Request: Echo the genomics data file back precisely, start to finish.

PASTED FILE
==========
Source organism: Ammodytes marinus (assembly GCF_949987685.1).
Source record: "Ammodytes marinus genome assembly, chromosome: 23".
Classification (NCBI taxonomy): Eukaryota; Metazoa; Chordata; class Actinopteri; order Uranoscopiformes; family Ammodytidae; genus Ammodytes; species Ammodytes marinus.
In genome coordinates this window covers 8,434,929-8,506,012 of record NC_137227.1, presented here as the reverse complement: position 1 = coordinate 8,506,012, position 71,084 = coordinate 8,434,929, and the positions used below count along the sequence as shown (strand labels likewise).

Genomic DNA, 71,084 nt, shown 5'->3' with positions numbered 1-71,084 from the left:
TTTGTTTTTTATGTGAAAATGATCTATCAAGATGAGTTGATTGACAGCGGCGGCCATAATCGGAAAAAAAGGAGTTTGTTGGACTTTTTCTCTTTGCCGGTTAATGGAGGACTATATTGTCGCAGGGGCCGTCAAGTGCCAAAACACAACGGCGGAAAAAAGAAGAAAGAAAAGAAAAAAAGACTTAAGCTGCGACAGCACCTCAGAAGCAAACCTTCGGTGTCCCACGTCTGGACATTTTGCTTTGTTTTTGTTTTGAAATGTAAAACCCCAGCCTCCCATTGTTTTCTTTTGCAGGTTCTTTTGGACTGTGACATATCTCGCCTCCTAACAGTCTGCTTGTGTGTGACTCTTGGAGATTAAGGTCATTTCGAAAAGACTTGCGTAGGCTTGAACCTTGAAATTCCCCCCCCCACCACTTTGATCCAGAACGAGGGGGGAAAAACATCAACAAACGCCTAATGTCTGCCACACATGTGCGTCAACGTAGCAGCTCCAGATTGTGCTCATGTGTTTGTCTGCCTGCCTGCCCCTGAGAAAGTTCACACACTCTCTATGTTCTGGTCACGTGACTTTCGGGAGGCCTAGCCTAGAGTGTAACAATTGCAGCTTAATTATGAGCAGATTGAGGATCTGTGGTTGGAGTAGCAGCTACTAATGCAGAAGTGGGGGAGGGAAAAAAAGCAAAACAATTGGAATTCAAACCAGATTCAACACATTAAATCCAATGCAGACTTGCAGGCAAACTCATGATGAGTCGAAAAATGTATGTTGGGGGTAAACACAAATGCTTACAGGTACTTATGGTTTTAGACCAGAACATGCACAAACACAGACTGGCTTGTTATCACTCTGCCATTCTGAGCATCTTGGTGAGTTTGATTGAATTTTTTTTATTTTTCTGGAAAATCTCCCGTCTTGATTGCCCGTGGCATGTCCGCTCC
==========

Source organism: Ammodytes marinus (assembly GCF_949987685.1).
Source record: "Ammodytes marinus genome assembly, chromosome: 23".
Classification (NCBI taxonomy): Eukaryota; Metazoa; Chordata; class Actinopteri; order Uranoscopiformes; family Ammodytidae; genus Ammodytes; species Ammodytes marinus.
In genome coordinates this window covers 8,434,929-8,506,012 of record NC_137227.1, presented here as the reverse complement: position 1 = coordinate 8,506,012, position 71,084 = coordinate 8,434,929, and the positions used below count along the sequence as shown (strand labels likewise).

Genomic DNA, 71,084 nt, shown 5'->3' with positions numbered 1-71,084 from the left:
TTTGTTTTTTATGTGAAAATGATCTATCAAGATGAGTTGATTGACAGCGGCGGCCATAATCGGAAAAAAAGGAGTTTGTTGGACTTTTTCTCTTTGCCGGTTAATGGAGGACTATATTGTCGCAGGGGCCGTCAAGTGCCAAAACACAACGGCGGAAAAAAGAAGAAAGAAAAGAAAAAAAGACTTAAGCTGCGACAGCACCTCAGAAGCAAACCTTCGGTGTCCCACGTCTGGACATTTTGCTTTGTTTTTGTTTTGAAATGTAAAACCCCAGCCTCCCATTGTTTTCTTTTGCAGGTTCTTTTGGACTGTGACATATCTCGCCTCCTAACAGTCTGCTTGTGTGTGACTCTTGGAGATTAAGGTCATTTCGAAAAGACTTGCGTAGGCTTGAACCTTGAAATTCCCCCCCCCACCACTTTGATCCAGAACGAGGGGGGAAAAACATCAACAAACGCCTAATGTCTGCCACACATGTGCGTCAACGTAGCAGCTCCAGATTGTGCTCATGTGTTTGTCTGCCTGCCTGCCCCTGAGAAAGTTCACACACTCTCTATGTTCTGGTCACGTGACTTTCGGGAGGCCTAGCCTAGAGTGTAACAATTGCAGCTTAATTATGAGCAGATTGAGGATCTGTGGTTGGAGTAGCAGCTACTAATGCAGAAGTGGGGGAGGGAAAAAAAGCAAAACAATTGGAATTCAAACCAGATTCAACACATTAAATCCAATGCAGACTTGCAGGCAAACTCATGATGAGTCGAAAAATGTATGTTGGGGGTAAACACAAATGCTTACAGGTACTTATGGTTTTAGACCAGAACATGCACAAACACAGACTGGCTTGTTATCACTCTGCCATTCTGAGCATCTTGGTGAGTTTGATTGAATTTTTTTTATTTTTCTGGAAAATCTCCCGTCTTGATTGCCCGTGGCATGTCCGCTCC